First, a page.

Class 11 Biology

Biological Classification

There are two types of classification system, viz. artificial classification system and natural classification system.

  1. Artificial Classification System: This system was proposed by Linneaus. It was based on vegetative characters and androecium structure.
  2. Natural Classification System: This system was used by George Bentham and Joseph Dalton Hooker. This system was based on natural affinities among organisms. Both external and internal features were considered; in this system

Two Kingdom Classification:

Carolus Linneaus

  1. Animal Kingdom
  2. Plant Kingdom

Five Kingdom Classification:

Robert H. Whittaker 1969

This is the most accepted system of classification. The five kingdoms are as follows:

  1. Monera
  2. Protista
  3. Fungi
  4. Plantae and
  5. Animalia
Whittaker used following criteria for classification of living beings:


The bacteria are kept under the Kingdom Monera. They are prokaryotic and possess cell wall. The cell wall is composed of polysaccharides and amino acids. Bacteria can be autotrophic and heterotrophic. The autotrophic bacteria can be chemosynthetic or photosynthetic. The heterotrophic bacteria can be saprophytic or parasitic.

Based on their shape, bacteria are classified into four types:

  1. Spherical bacteria are called Coccus (pl.: cocci),
  2. Rod-shaped bacteria are called Bacillus (pl.: bacilli),
  3. Comma-shaped bacteria are called Vibrium (pl.: vibrio) and
  4. Spiral shaped bacteria are called Spirillum (pl.: spirilla)

Archaebacteria: These are believed to be the oldest living beings. The archaebacteria live in some of the harshest habitats; like sulphur springs, volcanic crater, etc. The different structure of their cell wall helps them in surviving in extreme conditions. Based on their habitats, the archaebacteria are classified as follows:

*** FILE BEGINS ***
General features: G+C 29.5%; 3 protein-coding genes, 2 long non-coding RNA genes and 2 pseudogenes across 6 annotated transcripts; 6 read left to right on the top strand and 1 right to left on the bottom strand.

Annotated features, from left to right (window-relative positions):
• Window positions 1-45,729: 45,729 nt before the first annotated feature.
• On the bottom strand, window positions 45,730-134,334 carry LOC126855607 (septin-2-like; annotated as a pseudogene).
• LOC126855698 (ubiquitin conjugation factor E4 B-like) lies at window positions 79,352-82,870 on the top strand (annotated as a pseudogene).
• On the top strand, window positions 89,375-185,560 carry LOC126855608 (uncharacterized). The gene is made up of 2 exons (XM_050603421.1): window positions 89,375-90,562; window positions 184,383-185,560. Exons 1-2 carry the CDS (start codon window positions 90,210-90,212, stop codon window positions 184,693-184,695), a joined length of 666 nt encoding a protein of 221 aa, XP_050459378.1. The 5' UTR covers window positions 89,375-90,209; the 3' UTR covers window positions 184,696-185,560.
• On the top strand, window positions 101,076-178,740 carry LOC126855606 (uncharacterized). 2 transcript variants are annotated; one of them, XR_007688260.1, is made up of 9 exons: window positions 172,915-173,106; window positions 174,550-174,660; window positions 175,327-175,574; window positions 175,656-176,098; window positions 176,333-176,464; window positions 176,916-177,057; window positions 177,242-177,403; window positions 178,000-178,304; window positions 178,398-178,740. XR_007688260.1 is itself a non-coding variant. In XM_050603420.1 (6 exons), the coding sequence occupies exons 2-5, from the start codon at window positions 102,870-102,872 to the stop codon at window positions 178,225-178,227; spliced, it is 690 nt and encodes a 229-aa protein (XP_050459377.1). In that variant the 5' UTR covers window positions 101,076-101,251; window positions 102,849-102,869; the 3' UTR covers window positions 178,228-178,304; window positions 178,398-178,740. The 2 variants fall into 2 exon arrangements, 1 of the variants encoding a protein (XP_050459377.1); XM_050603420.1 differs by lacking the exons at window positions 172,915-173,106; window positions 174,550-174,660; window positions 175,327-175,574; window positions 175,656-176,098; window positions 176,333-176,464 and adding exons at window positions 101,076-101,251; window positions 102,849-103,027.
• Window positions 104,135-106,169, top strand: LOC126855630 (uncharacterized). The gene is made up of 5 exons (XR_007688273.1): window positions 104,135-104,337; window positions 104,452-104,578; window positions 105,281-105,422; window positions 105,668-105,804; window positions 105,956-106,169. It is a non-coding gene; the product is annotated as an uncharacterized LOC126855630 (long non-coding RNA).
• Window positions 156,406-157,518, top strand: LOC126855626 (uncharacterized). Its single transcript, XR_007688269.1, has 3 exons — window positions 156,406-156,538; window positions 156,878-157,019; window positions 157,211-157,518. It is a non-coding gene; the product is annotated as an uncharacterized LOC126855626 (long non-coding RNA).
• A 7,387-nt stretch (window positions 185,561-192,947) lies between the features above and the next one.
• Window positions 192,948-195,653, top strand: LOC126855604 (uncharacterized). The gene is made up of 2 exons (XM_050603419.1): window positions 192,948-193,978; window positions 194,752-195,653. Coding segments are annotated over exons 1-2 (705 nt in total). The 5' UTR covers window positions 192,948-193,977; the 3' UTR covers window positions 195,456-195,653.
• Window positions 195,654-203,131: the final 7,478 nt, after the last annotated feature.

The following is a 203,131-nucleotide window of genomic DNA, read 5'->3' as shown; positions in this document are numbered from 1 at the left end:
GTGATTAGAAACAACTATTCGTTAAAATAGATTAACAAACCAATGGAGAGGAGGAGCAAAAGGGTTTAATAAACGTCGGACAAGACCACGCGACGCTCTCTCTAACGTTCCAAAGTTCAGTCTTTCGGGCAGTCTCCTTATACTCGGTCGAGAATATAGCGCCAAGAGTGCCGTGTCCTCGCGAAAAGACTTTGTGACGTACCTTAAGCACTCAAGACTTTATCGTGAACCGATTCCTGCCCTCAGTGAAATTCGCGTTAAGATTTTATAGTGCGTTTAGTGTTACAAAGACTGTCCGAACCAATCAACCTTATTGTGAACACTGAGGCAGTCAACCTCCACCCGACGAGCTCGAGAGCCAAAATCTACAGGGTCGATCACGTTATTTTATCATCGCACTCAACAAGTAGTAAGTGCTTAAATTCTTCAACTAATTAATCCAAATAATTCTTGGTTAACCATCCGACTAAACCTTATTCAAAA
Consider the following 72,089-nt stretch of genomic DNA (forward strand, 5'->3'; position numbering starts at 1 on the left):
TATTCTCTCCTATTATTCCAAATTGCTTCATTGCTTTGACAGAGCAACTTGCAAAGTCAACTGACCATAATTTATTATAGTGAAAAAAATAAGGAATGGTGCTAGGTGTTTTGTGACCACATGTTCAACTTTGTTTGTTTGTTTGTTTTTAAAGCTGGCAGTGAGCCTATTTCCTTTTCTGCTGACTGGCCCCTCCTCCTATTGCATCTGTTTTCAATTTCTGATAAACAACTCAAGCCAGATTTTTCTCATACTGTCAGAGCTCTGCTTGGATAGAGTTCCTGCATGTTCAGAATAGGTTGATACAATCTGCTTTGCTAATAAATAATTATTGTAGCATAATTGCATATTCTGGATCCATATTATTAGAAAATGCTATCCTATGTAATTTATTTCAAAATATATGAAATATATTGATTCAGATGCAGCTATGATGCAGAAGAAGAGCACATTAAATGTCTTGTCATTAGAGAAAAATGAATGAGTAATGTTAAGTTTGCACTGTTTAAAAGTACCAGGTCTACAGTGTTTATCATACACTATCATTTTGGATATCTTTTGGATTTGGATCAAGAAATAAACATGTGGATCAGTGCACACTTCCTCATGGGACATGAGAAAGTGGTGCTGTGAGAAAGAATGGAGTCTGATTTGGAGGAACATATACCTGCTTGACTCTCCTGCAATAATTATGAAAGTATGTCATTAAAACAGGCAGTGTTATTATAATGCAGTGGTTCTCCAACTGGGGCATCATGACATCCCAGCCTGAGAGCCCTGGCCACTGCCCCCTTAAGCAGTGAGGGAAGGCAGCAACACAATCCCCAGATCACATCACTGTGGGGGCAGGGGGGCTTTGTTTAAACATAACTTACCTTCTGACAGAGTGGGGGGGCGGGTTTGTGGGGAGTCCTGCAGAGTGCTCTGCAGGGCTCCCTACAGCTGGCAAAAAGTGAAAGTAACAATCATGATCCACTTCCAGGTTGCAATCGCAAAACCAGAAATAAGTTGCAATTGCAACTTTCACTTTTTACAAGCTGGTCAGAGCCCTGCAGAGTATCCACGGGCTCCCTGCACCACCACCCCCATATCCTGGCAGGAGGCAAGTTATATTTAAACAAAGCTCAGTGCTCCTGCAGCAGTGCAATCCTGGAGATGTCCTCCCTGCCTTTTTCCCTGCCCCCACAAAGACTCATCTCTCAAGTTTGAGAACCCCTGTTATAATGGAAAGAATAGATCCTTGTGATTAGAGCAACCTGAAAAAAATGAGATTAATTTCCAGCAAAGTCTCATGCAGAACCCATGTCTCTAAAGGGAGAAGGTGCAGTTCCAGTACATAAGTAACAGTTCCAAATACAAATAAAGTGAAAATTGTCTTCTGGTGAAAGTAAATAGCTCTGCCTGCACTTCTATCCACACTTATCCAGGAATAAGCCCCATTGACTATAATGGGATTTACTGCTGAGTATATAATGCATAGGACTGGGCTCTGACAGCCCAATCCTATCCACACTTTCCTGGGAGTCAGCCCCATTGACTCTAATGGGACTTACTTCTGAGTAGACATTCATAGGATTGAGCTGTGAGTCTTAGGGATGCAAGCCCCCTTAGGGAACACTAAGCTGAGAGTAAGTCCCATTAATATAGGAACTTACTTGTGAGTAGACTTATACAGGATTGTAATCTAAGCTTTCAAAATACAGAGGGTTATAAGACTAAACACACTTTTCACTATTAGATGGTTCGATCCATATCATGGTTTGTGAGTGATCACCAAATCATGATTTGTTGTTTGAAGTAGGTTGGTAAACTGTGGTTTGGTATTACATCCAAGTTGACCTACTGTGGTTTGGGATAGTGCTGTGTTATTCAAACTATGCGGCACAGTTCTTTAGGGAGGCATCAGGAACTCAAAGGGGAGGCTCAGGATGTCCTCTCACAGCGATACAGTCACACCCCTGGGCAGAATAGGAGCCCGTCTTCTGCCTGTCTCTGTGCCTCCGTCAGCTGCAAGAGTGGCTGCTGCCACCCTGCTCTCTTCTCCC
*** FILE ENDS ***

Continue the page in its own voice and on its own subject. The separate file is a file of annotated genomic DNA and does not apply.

1. Halophiles: They live in extremely salty areas.
  2. Thermoacidophiles: They live in hot spring.
  3. Methanogens: They live in marshy areas. They also live in the guts of the ruminant animals. They are responsible for production of methane from the dung of these animals.

Eubacteria: They are also called the ‘true bacteria’. They possess a rigid cell wall, and a flagellum (in motile bacteria). The cyanobacteria are also called ‘blue-green algae’ because they contain chlorophyll. The cyanobacteria can be unicellular or filamentous. They can live solitary or in colonies. The colony of cyanobacteria is usually surrounded by a gelatinous sheath. Some of the cyanobacteria are capable of nitrogen-fixation, e.g. Nostoc and Anabaena.

Heterotrophic: These are the most abundant organisms in nature. Most of them have economic significance for human beings. While many of them are beneficial for humans, many others are quite harmful.

Reproduction in Bacteria:

Bacteria usually reproduce by binary fission. Under unfavourable conditions, they reproduce by spore formation. They also reproduce by adopting a primitive type of DNA transfer from one bacterium to another. This is similar to sexual reproduction.